Plenty here I do not agree with, but some genuine insights as well:
60  Politics, Religion, Science, Culture and Humanities / Politics & Religion / We are fuct on: April 20, 2017, 11:32:22 PM
61  Politics, Religion, Science, Culture and Humanities / Politics & Religion / Hermann Goering on: April 20, 2017, 11:30:51 PM

62  Politics, Religion, Science, Culture and Humanities / Politics & Religion / Breitbart: Young White America Dying of Despair on: April 20, 2017, 11:26:52 PM
63  Politics, Religion, Science, Culture and Humanities / Politics & Religion / Ten Reasons I am no longer a Leftist on: April 20, 2017, 11:08:53 PM
64  Politics, Religion, Science, Culture and Humanities / Politics & Religion / Taibbi on "Shattered" on: April 20, 2017, 11:05:10 PM
65  Politics, Religion, Science, Culture and Humanities / Politics & Religion / POTH goes after O'Reilly and FOX on: April 20, 2017, 11:02:11 PM
66  Politics, Religion, Science, Culture and Humanities / Politics & Religion / Re: second us civil war on: April 20, 2017, 10:56:32 AM
It would appear that such may be the case all too soon:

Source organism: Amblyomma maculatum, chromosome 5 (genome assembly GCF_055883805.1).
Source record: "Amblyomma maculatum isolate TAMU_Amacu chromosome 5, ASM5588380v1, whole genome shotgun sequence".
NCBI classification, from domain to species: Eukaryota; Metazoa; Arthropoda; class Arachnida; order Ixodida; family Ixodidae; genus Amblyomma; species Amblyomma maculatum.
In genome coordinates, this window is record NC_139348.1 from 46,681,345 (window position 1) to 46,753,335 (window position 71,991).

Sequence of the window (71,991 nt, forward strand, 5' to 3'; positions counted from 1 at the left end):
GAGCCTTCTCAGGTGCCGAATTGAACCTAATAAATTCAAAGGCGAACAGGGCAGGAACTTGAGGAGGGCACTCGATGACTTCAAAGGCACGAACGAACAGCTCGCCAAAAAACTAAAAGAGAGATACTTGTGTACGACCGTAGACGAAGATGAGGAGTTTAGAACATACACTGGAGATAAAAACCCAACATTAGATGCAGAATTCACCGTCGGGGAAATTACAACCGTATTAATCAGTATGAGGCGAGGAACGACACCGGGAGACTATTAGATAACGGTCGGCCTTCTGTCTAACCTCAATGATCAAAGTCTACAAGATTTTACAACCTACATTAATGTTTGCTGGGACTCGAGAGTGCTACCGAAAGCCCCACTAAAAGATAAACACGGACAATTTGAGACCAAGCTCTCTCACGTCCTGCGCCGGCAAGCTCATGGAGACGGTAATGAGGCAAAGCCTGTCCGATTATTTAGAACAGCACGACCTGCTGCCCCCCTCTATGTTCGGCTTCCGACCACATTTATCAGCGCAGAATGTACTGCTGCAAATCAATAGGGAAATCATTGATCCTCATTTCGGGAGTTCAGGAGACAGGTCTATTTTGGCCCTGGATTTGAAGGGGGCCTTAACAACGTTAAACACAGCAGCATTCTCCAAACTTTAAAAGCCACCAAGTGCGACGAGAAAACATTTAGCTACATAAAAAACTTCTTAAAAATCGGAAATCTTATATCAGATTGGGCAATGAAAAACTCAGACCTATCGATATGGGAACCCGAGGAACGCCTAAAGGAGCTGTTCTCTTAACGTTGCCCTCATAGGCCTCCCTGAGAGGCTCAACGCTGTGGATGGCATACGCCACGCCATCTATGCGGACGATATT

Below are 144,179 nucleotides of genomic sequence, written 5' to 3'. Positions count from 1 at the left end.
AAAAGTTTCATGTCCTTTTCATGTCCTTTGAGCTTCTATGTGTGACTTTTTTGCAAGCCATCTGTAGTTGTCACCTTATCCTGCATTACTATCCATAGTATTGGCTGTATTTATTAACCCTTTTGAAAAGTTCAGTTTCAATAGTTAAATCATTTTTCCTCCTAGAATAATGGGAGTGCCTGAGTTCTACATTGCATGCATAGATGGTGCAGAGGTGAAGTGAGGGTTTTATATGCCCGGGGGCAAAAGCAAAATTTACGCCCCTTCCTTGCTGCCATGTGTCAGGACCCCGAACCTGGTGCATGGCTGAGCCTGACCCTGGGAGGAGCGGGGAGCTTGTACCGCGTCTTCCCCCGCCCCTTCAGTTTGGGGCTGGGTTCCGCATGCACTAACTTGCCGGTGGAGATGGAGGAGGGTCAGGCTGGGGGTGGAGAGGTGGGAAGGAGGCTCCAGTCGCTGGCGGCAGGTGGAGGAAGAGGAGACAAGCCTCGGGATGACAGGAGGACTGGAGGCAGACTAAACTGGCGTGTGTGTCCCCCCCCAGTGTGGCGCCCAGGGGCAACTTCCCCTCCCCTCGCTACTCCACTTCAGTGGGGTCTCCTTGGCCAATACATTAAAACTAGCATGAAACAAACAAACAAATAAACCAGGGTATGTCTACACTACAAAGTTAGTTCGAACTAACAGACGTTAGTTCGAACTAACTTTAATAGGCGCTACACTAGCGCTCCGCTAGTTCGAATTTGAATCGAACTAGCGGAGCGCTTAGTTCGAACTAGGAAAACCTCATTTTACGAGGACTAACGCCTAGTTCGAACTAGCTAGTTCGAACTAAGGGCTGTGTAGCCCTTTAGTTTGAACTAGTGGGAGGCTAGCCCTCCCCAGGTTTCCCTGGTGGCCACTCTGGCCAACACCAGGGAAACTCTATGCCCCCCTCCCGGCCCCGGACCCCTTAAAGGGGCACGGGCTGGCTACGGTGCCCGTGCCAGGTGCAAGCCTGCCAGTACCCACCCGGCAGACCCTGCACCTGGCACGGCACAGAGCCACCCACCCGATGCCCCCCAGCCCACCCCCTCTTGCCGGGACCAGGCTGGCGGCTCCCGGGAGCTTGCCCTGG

67  DBMA Martial Arts Forum / Martial Arts Topics / Antifa pulls ad for concealed knives on: April 20, 2017, 10:55:40 AM
second post
68  Politics, Religion, Science, Culture and Humanities / Politics & Religion / The Shot Heard 'round the World on: April 20, 2017, 08:26:08 AM

I make an annual donation to this group.
69  DBMA Martial Arts Forum / Martial Arts Topics / Count Dante: Mastermind or Mad Man? on: April 20, 2017, 08:20:42 AM
Count Dante, Mastermind or Mad Man?
by: Tracy Warrener
    The Martial Arts have always been a platform which attracts so many different personalities.  Some regular, everyday people and then there are others who stand out from the masses and are quite different…  Count Dante from Chicago was one such person.

     He was born John Keehan and was raised in a well off family from Chicago. During his high school years, John studied boxing and then later joined the Marines and Army where he learned martial arts.  After studying with various instructors, he earned his black belt and went on to teach others.  Keehan